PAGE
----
Romania forests - Complaint to the European Commission

Media briefing, Sept. 10, 2019

prepared by Agent Green, Client Earth and EuroNatur

Background

Romania hosts the largest natural and virgin forests in the EU which are home to numerous species protected by EU Habitats and Birds directives. A high proportion of these species (such as saproxylic beetles, bats, owls, woodpeckers or forest cocks) depend on presence of old trees and standing and lying dead wood, which can only be found in unmanaged areas or very close to them. A large proportion of these high biodiversity value forests are located within Natura 2000 sites . Logging in Romania’s Natura 2000 sites areas has had a severe and widespread impact on natural forests with a protected conservation status.

Logging permissions in Romania are based upon forest management plans (FMPs), which have to be approved by the Ministry for Water and Forests every 10 years. There is clear evidence, that in many cases these plans have not been subject to sufficient environmental assessments required by law. 

There are two environmental assessments which should be conducted prior to adoption of FMPs:

© Matthias Schickhofer / EuroNatur
Enchanted wilderness in the Paradise Forests of the Romanian Carpathians. © Matthias Schickhofer / EuroNatur

1. Strategic Environmental Assessment (SEA)

Based on the SEA Directive this assessment is required for a wide range of public plans and programmes. It is mandatory for plans and programmes which are prepared, among others, for forestry and which set the framework for future development consent of projects listed in the EIA Directive. The aim of the SEA is to ensure that plans and programmes take into consideration the environmental effects they cause.

2. Assessment under the Habitats Directive

Article 6(3) of the Habitats Directive requires that any plan or project not directly connected with or necessary to the management of a Natura 2000 site but likely to have a significant effect thereon, either individually or in combination with other plans or projects, shall be subject to appropriate assessment of its implications for the site in view of the site's conservation objectives.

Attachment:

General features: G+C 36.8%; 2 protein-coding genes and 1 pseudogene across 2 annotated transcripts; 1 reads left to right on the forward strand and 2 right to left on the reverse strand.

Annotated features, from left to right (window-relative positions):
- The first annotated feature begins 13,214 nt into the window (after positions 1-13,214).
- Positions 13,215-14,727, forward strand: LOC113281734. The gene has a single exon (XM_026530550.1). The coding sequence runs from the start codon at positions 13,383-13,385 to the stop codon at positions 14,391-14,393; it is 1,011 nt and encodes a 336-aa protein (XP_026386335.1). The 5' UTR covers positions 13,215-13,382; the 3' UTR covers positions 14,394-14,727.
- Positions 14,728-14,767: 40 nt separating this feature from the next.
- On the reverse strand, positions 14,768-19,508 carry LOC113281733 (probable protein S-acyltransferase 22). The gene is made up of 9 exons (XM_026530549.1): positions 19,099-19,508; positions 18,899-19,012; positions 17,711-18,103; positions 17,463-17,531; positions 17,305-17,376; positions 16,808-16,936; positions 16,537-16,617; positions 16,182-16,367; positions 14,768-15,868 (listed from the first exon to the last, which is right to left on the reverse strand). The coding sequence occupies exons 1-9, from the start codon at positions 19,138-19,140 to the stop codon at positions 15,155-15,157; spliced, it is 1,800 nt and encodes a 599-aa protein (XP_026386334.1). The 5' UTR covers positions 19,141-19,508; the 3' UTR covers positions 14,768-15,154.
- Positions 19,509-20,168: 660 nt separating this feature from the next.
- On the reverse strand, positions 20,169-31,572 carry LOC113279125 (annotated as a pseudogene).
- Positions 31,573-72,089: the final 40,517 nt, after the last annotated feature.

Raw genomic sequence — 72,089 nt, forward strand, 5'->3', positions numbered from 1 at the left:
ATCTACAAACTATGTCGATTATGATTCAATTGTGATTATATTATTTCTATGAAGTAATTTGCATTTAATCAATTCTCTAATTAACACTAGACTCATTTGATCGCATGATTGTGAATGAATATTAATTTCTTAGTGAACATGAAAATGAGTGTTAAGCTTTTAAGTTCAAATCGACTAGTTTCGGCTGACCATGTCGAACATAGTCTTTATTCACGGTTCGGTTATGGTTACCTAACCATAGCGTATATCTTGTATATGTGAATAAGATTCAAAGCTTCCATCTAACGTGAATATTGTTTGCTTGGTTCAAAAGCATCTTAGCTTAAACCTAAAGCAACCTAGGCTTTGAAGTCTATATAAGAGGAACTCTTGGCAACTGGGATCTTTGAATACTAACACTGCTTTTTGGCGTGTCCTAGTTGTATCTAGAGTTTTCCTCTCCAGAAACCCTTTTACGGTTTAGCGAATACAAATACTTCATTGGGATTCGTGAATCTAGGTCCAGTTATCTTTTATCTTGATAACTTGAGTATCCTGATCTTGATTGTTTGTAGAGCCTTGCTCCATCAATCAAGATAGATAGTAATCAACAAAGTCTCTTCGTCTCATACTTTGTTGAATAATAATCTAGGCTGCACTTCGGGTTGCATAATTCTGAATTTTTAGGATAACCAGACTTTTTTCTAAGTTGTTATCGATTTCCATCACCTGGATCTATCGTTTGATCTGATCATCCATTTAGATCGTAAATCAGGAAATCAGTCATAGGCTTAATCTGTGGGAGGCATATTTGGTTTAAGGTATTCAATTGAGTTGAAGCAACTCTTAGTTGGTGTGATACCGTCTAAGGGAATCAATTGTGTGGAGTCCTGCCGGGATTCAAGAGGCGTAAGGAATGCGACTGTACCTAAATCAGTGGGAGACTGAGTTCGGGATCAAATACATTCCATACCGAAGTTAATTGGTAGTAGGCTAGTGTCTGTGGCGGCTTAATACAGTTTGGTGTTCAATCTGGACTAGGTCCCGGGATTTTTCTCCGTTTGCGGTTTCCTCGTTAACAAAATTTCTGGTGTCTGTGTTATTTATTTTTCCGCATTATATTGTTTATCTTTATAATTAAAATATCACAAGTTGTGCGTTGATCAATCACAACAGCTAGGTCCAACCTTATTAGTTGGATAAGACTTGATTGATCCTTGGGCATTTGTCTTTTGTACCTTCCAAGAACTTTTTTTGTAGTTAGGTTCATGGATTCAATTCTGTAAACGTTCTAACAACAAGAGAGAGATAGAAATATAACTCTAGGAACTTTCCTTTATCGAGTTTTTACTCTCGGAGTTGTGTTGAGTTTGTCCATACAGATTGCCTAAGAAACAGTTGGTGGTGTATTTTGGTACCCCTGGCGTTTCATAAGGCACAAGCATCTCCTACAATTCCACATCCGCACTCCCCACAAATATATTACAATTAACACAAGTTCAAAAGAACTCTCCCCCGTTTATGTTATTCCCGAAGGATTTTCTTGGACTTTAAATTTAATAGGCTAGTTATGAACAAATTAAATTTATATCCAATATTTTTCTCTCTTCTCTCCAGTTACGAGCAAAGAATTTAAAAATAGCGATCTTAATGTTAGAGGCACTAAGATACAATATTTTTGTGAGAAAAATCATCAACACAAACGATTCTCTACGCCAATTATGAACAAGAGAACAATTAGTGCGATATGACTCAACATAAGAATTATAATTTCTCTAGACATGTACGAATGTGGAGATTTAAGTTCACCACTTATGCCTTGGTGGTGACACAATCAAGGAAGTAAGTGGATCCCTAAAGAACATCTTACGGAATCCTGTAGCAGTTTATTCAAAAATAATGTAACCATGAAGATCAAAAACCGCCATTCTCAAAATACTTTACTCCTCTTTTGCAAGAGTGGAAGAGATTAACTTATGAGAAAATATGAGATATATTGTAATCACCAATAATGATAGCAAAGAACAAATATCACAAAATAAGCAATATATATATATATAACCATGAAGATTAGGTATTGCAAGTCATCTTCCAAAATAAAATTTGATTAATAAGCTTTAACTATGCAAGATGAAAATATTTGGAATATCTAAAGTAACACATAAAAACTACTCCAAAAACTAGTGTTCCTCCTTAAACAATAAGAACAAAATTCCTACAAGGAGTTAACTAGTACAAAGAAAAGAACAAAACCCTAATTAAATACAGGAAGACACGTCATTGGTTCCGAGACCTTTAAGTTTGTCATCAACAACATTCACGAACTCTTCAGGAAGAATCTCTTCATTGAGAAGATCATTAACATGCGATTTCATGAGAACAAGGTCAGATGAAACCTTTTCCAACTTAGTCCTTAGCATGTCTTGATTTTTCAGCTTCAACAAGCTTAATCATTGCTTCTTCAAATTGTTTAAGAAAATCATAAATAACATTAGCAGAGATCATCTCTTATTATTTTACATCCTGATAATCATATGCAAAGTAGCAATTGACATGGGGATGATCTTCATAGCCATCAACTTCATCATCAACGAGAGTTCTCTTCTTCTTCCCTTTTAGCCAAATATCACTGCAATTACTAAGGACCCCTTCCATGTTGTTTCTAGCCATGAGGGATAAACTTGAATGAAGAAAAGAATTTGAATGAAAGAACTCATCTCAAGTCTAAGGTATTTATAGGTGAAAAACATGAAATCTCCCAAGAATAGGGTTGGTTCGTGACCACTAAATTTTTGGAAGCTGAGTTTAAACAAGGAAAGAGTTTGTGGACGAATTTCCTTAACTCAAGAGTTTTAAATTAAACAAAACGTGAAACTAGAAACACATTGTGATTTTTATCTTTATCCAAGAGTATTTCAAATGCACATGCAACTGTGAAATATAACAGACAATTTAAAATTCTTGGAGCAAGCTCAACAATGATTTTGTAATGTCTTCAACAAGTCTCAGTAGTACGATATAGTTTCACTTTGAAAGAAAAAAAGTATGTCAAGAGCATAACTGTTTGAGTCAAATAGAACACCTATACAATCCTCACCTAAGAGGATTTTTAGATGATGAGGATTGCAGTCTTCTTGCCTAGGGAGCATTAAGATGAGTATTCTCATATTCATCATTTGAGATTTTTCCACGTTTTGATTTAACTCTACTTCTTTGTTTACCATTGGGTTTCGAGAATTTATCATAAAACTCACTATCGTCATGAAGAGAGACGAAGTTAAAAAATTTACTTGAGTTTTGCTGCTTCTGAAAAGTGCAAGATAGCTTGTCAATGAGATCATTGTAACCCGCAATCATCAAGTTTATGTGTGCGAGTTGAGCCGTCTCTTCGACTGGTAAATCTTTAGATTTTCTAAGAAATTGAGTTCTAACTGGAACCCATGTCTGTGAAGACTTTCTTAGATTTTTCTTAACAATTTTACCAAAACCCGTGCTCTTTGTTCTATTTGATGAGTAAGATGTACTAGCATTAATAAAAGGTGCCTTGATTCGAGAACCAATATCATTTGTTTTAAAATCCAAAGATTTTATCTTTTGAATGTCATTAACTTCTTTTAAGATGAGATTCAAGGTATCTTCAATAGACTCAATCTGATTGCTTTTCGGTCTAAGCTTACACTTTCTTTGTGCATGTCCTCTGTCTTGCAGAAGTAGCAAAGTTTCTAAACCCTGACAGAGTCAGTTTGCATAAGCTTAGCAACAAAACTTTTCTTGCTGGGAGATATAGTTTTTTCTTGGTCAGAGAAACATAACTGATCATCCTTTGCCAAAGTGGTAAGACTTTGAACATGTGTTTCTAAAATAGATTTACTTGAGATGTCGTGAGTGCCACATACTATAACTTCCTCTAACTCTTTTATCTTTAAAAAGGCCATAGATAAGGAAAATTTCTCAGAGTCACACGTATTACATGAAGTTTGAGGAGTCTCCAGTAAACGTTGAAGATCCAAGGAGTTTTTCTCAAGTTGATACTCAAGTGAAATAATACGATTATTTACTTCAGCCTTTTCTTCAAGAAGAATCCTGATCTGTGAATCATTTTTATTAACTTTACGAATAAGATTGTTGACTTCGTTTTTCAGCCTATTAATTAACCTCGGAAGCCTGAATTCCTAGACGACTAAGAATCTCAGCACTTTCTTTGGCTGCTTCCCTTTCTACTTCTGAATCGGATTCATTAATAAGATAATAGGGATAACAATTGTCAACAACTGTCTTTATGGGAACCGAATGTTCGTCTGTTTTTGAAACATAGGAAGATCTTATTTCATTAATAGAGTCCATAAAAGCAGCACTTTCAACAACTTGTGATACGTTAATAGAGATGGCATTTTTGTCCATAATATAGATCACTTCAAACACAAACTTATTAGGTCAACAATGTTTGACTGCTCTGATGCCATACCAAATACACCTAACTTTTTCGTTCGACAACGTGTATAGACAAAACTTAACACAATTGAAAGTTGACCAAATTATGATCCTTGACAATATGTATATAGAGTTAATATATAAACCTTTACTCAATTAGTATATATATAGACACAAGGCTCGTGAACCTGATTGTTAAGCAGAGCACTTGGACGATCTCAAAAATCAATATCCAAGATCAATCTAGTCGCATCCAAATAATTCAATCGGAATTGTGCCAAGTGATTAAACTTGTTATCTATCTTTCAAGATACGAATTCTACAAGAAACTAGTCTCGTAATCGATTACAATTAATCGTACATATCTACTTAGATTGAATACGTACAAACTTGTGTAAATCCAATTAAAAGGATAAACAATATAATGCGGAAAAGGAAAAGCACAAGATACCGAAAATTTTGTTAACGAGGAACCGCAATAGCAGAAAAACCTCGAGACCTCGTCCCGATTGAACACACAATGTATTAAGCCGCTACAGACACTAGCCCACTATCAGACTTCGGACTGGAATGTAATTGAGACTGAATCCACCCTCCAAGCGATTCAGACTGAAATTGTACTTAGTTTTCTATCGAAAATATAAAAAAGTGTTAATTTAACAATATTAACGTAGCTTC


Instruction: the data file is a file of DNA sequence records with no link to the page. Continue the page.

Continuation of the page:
The focus of the assessment under the habitats Directive is specifically on the species and/or the habitats for which the Natura 2000 site is designated. An appropriate assessment should lead competent national authorities to agree to a plan only if they can ascertain that it will not adversely affect the integrity of the site concerned.
Lack of assessment under the Habitats Directive is particularly harmful in the context of logging in Romanian forests which are home to a number of protected species, including black stork which is protected under EU law.

  • The NGOs who authored the complaint to the European Commission identified several forest administrations, both under management of the Romanian forest authority Romsilva and under private administration, who apply national legislation in a manner which means that environmental assessments are not carried out until some considerable time (in some cases years) after logging has taken place: OS Baia de Aramă, OS Lerești, OS Spinu Podeni, OS Scara Mâzgavu, OS Tismana, OS Poieni, OS Padeș, OS Băile Herculane, OS Avrig, OS Izvoru Florii, OS Boișoara, OS Alpina Borșa, OS Lupeni, OS Făgăraș. In these areas activities under the FMPs (logging, selling the forest etc.)  started well before the environmental assessments, which is indicative of a systemic problem in Romania.